It is quite safe to say that it is a polarizing film. What comic book fans will drool over might just give a little annoyance and frustration to moviebuffs – which is quite provable. It does overflow with geeky bits, but the pieces that we get tend to become overwhelming. Almost a little too much for our liking. However, viewers should also take into consideration that Zack Snyder is no miracle worker in delivering a heavenly masterful comic-book movie (except Watchmen). No offense was meant there, but one should realize that they better get prepared for what Zack’s about to bring. What he has shown and done is just right and proper. He may have NOT mastered the film’s direction, but he achieved what he had to do. His will to make up for his mistakes in Man of Steel is evident, and it is indeed worthy of a kudos. The efforts exerted served a lot of enthusiastically amusing moments and it brings out the geek in comic book fans. Thankfully enough, they still even managed to keep picky cinephiles pleased from all the thunderous happenings in the fusion of its various spotlights.
To rest this case, it could still be said that lowering down its noise would make for an underwhelming offering. If you try to look at it that way, it becomes so and it would only make itself look more disappointing than it came out to be. The breathtaking amounts of gratifying generosity Snyder put into it might be arguably excessive and even falls short for some, but one should take note that the bottom-line here is that there are various levels of enjoyment to be put in from the very moment it all begins. I won’t go into spoiler territory, but I will say this: there is indeed too much build-up to the “big fight” between the titular heroes that it keeps us roaring for more. Unlike how it all sounds, the latter statement actually places it a little closer to the negative side of things. Where the film focuses on in its climax is wrongly tended to in spite of it looking all glorious and such. As a side dish to the mayhem, it tries to use an emotional twist which wrecks one’s feelings in order to make up for its deficiencies. But still, we wanted the entirety of that moment to greatly pay off since it has been a long time coming. What comes next though is an array of hugely expanded action bits that somehow soared with emotions and thrills.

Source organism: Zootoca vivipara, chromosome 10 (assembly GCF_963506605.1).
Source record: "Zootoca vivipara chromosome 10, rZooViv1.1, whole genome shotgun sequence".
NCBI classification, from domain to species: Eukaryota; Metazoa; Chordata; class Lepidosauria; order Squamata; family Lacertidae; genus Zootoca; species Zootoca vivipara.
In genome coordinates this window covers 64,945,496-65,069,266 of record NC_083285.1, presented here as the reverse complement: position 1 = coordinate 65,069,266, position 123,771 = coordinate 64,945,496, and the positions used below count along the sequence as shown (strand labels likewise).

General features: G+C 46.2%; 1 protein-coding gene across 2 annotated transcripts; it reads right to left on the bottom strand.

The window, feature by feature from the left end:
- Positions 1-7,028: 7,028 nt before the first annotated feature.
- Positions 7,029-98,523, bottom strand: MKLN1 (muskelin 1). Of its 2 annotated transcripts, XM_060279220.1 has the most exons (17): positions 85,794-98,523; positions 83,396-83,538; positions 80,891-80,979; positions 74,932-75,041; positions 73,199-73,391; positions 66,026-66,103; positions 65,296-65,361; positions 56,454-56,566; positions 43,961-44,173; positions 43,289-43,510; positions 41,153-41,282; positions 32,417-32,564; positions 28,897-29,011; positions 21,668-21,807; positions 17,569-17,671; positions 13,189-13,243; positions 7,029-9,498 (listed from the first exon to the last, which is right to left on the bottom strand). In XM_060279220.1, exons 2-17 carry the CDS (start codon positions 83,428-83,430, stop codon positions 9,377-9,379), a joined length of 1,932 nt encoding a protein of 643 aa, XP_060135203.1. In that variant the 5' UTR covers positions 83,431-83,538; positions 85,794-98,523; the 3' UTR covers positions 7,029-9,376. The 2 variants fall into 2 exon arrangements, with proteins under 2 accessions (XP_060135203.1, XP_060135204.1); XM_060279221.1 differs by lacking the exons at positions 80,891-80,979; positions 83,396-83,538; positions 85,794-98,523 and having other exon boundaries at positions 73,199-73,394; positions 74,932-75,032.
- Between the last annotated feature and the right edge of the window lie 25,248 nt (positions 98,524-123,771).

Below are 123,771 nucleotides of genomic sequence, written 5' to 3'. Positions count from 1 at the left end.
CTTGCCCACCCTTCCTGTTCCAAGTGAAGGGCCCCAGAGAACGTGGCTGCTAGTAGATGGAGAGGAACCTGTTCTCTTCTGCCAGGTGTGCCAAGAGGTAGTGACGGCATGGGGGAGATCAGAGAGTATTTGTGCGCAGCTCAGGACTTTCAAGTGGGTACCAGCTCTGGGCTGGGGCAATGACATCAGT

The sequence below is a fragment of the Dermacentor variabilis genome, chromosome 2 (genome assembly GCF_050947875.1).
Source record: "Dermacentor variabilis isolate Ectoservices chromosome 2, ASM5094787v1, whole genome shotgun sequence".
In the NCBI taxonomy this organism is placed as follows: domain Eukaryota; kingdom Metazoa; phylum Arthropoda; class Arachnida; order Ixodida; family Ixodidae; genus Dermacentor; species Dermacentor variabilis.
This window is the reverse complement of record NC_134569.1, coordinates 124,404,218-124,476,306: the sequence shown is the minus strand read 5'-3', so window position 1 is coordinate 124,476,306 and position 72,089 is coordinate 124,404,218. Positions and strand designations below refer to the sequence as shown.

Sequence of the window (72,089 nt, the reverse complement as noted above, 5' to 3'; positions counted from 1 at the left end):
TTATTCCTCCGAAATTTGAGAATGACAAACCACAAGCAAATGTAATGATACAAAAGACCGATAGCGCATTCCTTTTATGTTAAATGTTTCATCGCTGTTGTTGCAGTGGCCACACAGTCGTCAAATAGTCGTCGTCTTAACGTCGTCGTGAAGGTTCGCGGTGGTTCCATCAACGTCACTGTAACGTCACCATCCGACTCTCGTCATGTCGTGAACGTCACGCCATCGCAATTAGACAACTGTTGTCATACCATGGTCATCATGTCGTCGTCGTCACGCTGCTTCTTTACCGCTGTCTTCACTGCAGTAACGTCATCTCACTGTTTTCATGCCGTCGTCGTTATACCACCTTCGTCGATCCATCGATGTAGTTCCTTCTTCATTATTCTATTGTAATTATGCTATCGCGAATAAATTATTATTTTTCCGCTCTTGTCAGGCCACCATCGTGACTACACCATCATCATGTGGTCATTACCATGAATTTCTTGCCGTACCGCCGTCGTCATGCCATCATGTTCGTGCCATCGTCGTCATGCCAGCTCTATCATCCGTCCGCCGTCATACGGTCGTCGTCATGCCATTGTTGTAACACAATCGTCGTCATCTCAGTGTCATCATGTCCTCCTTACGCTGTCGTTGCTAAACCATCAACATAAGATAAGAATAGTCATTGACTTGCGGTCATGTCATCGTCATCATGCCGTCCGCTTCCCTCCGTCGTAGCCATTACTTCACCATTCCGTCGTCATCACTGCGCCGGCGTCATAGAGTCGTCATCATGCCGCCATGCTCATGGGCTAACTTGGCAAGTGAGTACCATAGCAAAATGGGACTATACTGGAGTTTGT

That is part of the reason why its bigger flaws remained quite small, for BvS is surprisingly affecting. This is one superhero movie that will water your eyes, and it doesn’t do it awkwardly nor clumsily. It shows a different side to these superheroes through their humane morals and principles as well as their cause. Again, something that the film paid attention to heavily. Things do get blown into large proportions and they both are good and bad equally. It is easy to take it for what it is, because it is not underwhelming nor appalling whatsoever. Its flaws are small holes that do prevent it from being a total masterpiece, yet again these holes also let in some fun moments for us to devour. It just amounts to us winning in the resplendently wonderful splendor from what we see onscreen. Even if they are in fact glitched up in the eyes of some. However, I just wouldn’t go as far as saying that BvS is a corpulent clutter of large-scaled frenzied, chaotic fan service. It certainly is a bit of a mess, but at least it knew how to cover it up to make us almost forget about its narrative and filmic defects. Moreover, the passionate sincerity that Snyder applies to both the film and the main story is palpable.
There is distinction and tactful flavors that is thrust into it, and Snyder’s cinematic service is one that makes our senses go completely berserk. It knows how to go out with an explosive bang, and for that you have just got to admire it for raking in a lot of the good stuff. This is Zack Snyder’s work, and this is his take on the Batman v Superman story. I can personally say that it was stunning most of the times, and it was very enjoyable – specially in IMAX 3D. The characters and story could’ve used a little more glue, but overall it was still quite splendid. Just don’t go in expecting The Dark Knight because you certainly won’t get that. That may have been a miracle, but BvS is a rather meritorious cinematic endowment manufactured by the hands of those seeking to give pleasure to fans of the source material.
* Batman v Superman: Dawn of Justice opens in Philippine cinemas on Black Saturday, March 26 from Warner Bros. Pictures. See it in IMAX 3D, 3D and 4DX.